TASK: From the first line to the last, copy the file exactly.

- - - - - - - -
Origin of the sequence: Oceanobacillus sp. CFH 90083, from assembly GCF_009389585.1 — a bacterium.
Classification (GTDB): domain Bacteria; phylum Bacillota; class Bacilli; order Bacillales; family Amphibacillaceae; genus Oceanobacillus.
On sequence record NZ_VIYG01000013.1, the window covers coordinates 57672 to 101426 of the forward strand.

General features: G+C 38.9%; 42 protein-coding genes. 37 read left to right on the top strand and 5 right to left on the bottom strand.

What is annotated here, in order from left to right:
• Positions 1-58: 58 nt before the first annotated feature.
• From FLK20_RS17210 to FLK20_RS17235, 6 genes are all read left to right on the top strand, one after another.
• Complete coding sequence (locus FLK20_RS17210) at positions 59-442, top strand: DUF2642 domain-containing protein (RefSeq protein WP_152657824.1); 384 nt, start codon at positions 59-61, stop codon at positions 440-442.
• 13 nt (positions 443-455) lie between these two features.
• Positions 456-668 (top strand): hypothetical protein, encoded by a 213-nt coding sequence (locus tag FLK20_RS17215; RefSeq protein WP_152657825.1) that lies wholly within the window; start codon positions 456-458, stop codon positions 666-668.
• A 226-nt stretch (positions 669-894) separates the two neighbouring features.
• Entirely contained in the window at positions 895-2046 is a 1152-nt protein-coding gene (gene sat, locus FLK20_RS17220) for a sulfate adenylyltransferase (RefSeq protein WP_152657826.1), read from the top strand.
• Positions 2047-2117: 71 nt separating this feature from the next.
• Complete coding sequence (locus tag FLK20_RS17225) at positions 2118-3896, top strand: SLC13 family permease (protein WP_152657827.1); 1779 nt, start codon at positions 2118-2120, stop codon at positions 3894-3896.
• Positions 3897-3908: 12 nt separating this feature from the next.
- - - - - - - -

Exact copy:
Origin of the sequence: Oceanobacillus sp. CFH 90083, from assembly GCF_009389585.1 — a bacterium.
Classification (GTDB): domain Bacteria; phylum Bacillota; class Bacilli; order Bacillales; family Amphibacillaceae; genus Oceanobacillus.
On sequence record NZ_VIYG01000013.1, the window covers coordinates 57672 to 101426 of the forward strand.

General features: G+C 38.9%; 42 protein-coding genes. 37 read left to right on the top strand and 5 right to left on the bottom strand.

What is annotated here, in order from left to right:
• Positions 1-58: 58 nt before the first annotated feature.
• From FLK20_RS17210 to FLK20_RS17235, 6 genes are all read left to right on the top strand, one after another.
• Complete coding sequence (locus FLK20_RS17210) at positions 59-442, top strand: DUF2642 domain-containing protein (RefSeq protein WP_152657824.1); 384 nt, start codon at positions 59-61, stop codon at positions 440-442.
• 13 nt (positions 443-455) lie between these two features.
• Positions 456-668 (top strand): hypothetical protein, encoded by a 213-nt coding sequence (locus tag FLK20_RS17215; RefSeq protein WP_152657825.1) that lies wholly within the window; start codon positions 456-458, stop codon positions 666-668.
• A 226-nt stretch (positions 669-894) separates the two neighbouring features.
• Entirely contained in the window at positions 895-2046 is a 1152-nt protein-coding gene (gene sat, locus FLK20_RS17220) for a sulfate adenylyltransferase (RefSeq protein WP_152657826.1), read from the top strand.
• Positions 2047-2117: 71 nt separating this feature from the next.
• Complete coding sequence (locus tag FLK20_RS17225) at positions 2118-3896, top strand: SLC13 family permease (protein WP_152657827.1); 1779 nt, start codon at positions 2118-2120, stop codon at positions 3894-3896.
• Positions 3897-3908: 12 nt separating this feature from the next.